When we're thinking about our partnerships and our funding approaches, it's really important to us that we're looking forward and strategizing effectively. We look at how we can best support our current partners, those that we fund, and the people we collaborate with. We look at the people that we want to take with us on this journey to change and we have to look forward with purpose and vision because this is a vicious cycle that we are hoping to disrupt, for a process that fosters healthy scenarios to use Reos’ language. Once we know and agree upon what that scenario might look like, it's then on us as a system to shift the dial. And that's what we're hoping to learn through this work. So we're exploring what it means to take a whole system approach.
What’s the value of using a systems approach in this work on mis- and disinformation?
A systems approach is so important because this impacts us all. We have to look at transparency and accountability across the groups that hold obvious power, but we also hold some power in the system as individuals, as parts of communities, as knowledge producers, sharers, and dare I say, influencers. And that's what we mean by that whole system approach where we shift and move together according to our own skills and, and capacities and funding resources.
As a funder, you have a wider perspective on the different areas people are working in to counter mis-and disinformation. Do you have any advice for people working separately on this issue?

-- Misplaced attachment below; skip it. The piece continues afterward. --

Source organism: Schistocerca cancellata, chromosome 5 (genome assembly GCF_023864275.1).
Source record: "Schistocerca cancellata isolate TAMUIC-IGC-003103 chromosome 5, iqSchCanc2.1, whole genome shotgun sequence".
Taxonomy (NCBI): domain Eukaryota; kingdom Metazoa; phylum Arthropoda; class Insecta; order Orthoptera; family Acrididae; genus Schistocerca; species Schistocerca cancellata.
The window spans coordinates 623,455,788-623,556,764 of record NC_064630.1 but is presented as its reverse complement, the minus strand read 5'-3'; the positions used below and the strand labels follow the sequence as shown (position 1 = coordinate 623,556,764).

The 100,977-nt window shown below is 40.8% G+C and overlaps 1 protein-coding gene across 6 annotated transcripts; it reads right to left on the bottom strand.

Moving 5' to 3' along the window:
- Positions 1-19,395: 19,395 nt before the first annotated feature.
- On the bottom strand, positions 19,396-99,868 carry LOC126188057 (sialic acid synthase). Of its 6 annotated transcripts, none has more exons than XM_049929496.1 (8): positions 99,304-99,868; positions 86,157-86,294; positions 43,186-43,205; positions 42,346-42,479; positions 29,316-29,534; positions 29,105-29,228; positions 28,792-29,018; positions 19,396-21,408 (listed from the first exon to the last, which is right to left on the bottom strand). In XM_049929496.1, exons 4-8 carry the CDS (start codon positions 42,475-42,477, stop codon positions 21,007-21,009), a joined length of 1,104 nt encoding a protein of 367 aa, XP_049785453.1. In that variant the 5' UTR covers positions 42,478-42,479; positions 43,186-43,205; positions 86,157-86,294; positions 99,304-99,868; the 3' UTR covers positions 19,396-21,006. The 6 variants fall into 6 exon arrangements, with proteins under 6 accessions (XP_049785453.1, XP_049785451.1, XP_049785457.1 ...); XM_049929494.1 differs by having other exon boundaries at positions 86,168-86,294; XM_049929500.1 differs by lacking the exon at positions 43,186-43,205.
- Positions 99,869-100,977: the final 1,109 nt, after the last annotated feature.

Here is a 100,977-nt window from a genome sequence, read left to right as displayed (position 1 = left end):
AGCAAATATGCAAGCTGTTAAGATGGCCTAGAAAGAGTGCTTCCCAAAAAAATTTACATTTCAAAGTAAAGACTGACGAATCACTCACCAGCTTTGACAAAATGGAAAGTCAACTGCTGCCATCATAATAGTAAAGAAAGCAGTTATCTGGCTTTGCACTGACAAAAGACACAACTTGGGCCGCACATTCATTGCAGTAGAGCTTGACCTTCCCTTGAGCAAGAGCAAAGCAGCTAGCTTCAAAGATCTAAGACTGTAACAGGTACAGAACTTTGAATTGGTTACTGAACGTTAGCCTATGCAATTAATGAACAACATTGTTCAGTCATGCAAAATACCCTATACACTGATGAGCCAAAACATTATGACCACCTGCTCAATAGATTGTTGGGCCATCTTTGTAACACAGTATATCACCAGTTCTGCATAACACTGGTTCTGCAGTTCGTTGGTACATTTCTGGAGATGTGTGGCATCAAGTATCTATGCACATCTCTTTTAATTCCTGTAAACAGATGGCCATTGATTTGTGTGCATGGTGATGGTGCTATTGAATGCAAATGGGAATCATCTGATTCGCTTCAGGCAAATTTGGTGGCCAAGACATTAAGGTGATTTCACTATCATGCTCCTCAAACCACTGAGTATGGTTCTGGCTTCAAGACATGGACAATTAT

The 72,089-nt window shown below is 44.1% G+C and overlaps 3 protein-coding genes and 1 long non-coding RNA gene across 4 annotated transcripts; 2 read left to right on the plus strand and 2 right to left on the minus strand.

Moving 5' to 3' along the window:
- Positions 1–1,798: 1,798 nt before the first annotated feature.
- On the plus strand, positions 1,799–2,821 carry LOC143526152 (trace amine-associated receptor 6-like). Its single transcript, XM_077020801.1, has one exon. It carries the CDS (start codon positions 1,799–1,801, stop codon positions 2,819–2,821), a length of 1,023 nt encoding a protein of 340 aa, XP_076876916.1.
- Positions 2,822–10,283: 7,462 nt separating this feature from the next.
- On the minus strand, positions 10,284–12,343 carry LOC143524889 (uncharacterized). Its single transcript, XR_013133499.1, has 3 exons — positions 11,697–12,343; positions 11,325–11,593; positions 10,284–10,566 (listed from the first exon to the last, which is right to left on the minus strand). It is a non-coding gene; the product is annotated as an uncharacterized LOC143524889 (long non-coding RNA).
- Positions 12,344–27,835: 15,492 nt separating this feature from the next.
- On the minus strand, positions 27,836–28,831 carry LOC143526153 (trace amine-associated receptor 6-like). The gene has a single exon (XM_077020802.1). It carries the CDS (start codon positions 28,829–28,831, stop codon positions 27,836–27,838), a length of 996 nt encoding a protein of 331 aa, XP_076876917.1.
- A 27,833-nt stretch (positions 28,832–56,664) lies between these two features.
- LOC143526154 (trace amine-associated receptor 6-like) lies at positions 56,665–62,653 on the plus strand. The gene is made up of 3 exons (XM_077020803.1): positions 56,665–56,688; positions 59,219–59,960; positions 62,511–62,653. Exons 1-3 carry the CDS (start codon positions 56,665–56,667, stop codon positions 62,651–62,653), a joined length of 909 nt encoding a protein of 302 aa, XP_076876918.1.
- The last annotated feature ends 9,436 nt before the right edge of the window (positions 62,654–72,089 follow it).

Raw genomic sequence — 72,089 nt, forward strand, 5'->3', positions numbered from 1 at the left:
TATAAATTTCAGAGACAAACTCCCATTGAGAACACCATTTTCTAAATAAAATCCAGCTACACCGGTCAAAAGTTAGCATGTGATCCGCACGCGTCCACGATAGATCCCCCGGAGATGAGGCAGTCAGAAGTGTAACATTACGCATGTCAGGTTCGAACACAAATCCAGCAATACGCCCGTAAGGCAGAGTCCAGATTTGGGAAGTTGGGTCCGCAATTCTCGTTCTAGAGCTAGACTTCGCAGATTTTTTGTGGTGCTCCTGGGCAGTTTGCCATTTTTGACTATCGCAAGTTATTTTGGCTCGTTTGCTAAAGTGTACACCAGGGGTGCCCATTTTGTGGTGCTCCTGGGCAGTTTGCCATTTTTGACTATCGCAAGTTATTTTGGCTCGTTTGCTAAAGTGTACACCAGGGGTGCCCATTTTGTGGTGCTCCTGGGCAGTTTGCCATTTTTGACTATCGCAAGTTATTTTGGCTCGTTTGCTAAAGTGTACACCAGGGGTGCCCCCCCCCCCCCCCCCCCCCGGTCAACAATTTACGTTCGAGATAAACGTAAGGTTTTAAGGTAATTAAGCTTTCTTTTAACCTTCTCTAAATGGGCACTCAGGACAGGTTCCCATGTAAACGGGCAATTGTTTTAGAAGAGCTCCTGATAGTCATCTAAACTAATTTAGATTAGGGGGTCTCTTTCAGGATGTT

Yes, so during the process we had insight sessions with people that are working on youth participation, people that are gender experts and people that are working on digital rights and access to information, for example. In these sessions I encouraged the participants to look at their work as part of a system, to seek out complementarity and build upon our collective strength. The same applies for anyone reading this now. The question is, where can we bring in those multiple layers of intervention (young people, women, digital access rights, rights for people with disabilities) to address the multiple layers of vulnerabilities? I would encourage those working to target different areas in civil society to speak to one another and find ways to collaborate.
What’s the relevance of this project for you, beyond a funder’s perspective?
I couldn't ignore disinformation if I wanted to it’s in my personal life, in my private and professional life, it's everywhere. I look at this not just as as someone that represents a funding institution as part of the philanthropy ecosystem, but also as a consumer, as a democracy advocate, as someone that really believes in freedom of expression and free speech based on the integrity of information and access to information, that that really, really is the thing that is gonna push us to have thriving democracies in civic spaces.
Do you have any final thoughts on this process?
The forces of disinformation are so isolating and convenings like the ones that have happened during this process, and that are happening right now are vital for building bridges and creating shared visions for the future.